One key innovation in their approach is the use of a deep neural network (DNN) model to map between pillar shape and phase. In an inverse design process for large area optics, it is not computationally feasible to simulate how the light interacts with each pillar at each iteration. To solve this problem, the authors simulated a large library of pillars (also called ‘meta-atoms’) and used the simulated data to train a DNN. The DNN enables a quick mapping between scatterer and phase in the optimization loop, allowing the inverse design of large-area optics containing millions of micron-scale pillars.

Another key innovation in this work is the figure of merit, leading to the framework being termed “MTF-engineering.” In inverse design, one defines a figure of merit (FoM) and computationally optimizes the structure or arrangement to maximize the figure of merit. However, it is often not intuitive why the produced result is optimal. For this work, the authors leveraged their expertise in meta-optics to define a figure of merit which is intuitive. Professor Arka Majumdar explains, “The figure of merit is related to the area under the MTF curve. The idea here is to pass as much information as possible through the lens, which is captured in the MTF. Then, combined with a light computational backend, we can achieve a high-quality image.”   Professor Majumdar continues, “The figure of merit reflects what we intuitively know about optics. This particular FoM is optimized when all the wavelengths perform equally well, thus constraining our optics to have uniform performance over the specified wavelengths without explicitly defining uniformity as an optimization criterion.” This approach, combining intuition from meta-optics and a light computational backend, significantly improves performance compared to traditional hyperboloid metalenses.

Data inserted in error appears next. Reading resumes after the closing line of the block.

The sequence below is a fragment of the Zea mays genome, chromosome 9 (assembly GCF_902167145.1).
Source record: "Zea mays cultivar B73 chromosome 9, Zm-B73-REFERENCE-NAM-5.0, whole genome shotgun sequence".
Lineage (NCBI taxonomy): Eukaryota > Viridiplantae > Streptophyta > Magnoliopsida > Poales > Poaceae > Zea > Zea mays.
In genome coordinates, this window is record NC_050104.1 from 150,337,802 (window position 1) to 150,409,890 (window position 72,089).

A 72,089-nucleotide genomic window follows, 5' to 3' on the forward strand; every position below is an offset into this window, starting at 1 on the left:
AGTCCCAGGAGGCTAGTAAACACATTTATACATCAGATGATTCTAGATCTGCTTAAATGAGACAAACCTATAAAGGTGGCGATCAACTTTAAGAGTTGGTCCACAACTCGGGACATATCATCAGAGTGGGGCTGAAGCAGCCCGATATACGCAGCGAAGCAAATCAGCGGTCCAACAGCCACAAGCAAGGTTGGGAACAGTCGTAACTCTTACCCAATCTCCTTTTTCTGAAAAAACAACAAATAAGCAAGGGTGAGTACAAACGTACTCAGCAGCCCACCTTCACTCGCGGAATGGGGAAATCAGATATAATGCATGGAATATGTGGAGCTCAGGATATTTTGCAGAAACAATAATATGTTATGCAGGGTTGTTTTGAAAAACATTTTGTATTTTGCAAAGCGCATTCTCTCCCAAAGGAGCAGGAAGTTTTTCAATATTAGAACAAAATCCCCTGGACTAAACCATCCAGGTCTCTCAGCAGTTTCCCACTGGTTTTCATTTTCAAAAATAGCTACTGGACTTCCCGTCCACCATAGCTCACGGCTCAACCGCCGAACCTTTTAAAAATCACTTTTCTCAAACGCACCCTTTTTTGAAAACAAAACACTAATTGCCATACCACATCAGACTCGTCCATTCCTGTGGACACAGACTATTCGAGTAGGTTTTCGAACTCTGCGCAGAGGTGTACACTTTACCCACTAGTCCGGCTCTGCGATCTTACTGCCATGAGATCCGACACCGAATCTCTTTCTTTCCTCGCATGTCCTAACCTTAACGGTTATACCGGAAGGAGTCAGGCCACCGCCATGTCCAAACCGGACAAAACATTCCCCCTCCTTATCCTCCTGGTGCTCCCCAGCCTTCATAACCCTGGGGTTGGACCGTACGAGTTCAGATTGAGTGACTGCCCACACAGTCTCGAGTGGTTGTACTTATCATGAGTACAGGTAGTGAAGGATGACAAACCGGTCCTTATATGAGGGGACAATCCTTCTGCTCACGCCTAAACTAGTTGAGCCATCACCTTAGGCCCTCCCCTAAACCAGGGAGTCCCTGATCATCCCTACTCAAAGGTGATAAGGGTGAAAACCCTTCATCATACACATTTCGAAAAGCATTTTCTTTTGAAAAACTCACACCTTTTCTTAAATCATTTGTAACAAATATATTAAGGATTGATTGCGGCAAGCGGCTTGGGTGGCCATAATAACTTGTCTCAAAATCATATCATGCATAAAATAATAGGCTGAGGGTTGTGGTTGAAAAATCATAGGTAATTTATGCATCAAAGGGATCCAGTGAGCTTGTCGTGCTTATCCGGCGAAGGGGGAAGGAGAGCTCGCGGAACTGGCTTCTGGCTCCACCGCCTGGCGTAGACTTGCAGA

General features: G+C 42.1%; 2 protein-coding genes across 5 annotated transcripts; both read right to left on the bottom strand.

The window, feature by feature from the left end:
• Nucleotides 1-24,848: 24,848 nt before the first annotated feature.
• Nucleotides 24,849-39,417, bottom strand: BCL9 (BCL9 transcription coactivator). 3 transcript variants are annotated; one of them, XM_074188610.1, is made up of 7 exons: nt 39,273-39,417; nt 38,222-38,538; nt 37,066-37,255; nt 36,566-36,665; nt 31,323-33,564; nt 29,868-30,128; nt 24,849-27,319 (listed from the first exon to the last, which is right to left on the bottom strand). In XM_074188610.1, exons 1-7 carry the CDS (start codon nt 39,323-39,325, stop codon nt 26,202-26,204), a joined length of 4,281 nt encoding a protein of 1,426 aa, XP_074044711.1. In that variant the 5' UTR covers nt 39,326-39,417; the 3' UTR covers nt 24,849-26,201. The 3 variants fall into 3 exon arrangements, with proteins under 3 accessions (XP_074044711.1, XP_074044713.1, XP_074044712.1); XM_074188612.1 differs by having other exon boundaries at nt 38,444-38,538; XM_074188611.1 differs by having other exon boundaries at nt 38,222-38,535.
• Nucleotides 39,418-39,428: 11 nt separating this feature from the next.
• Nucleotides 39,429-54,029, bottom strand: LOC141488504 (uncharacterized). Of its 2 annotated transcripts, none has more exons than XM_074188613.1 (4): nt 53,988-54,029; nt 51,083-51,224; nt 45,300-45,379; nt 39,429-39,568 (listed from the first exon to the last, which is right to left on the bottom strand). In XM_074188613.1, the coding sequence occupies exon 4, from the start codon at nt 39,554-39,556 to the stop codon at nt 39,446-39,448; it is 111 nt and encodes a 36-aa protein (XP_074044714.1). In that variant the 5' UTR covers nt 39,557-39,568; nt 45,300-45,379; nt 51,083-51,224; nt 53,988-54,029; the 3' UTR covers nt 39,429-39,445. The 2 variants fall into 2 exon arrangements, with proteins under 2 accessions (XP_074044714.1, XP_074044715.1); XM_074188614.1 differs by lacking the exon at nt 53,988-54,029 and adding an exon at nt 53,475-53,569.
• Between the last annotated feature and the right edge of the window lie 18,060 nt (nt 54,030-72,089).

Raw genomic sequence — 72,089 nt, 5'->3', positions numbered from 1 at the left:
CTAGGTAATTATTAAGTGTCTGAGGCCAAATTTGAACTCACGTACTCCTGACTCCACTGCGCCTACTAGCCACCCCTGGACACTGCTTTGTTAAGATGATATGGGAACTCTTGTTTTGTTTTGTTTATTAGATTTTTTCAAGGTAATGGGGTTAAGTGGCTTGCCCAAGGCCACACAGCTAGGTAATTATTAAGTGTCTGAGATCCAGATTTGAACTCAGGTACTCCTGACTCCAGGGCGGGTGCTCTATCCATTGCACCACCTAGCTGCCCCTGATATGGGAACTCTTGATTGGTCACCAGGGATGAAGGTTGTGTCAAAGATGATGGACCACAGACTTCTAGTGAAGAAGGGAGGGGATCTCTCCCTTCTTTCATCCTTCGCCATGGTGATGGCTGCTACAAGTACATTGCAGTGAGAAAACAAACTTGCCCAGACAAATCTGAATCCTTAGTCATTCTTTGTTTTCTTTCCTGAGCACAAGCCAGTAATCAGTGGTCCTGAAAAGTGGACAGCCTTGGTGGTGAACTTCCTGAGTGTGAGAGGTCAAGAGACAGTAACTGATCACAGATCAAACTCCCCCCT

The authors fabricated their designed optics from a single silicon wafer, which is promising for future applications involving Germanium-free LWIR imaging systems. While acknowledging that there is still room for improvement to achieve imaging quality comparable to commercial refractive lens systems, this work represents a significant step towards that goal.

The authors have generously made their MTF-engineering framework, named “metabox,” available online via Github, inviting others to use it for designing their own meta-optics. The authors express excitement about the potential works that may emerge from the utilization of metabox in the broader scientific community.

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Optics and Photonics
Physical Sciences > Physics and Astronomy > Optics and Photonics
Physical Sciences > Materials Science > Optical Materials > Metamaterials
Sub-wavelength Optics
Physical Sciences > Materials Science > Optical Materials > Quantum Optics > Sub-wavelength Optics
Applied Optics
Physical Sciences > Physics and Astronomy > Optics and Photonics > Applied Optics
Physical Sciences > Physics and Astronomy > Optics and Photonics > Applied Optics > Integrated Optics > Micro-optics